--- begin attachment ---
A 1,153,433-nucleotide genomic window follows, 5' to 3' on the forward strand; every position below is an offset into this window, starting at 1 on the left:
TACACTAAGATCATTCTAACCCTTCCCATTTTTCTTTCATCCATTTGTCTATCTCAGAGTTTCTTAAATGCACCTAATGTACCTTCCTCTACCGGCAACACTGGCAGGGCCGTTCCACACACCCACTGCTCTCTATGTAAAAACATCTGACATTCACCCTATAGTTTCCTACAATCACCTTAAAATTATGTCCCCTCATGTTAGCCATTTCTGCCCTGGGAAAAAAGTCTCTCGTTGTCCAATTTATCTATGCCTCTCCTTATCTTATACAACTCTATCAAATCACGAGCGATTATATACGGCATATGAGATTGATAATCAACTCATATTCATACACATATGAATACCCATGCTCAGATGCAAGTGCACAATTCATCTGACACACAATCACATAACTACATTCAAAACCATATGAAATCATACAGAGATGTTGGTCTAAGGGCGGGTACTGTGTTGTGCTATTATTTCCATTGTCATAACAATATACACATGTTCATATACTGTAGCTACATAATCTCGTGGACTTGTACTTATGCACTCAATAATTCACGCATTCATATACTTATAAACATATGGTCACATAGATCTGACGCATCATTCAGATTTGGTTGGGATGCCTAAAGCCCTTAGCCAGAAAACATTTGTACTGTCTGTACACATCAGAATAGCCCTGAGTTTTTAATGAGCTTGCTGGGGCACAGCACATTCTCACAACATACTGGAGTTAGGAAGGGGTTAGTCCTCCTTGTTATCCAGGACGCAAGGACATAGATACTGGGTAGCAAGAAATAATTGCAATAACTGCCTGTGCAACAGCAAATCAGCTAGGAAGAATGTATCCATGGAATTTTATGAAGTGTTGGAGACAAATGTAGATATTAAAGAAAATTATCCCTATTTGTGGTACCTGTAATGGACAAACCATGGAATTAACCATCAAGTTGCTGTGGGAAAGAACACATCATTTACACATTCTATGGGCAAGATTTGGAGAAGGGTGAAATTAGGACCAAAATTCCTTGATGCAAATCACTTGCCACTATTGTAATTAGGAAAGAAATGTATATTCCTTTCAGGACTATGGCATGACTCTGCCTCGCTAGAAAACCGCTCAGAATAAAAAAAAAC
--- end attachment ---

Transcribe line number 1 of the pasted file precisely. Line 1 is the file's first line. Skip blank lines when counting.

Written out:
A 1,153,433-nucleotide genomic window follows, 5' to 3' on the forward strand; every position below is an offset into this window, starting at 1 on the left: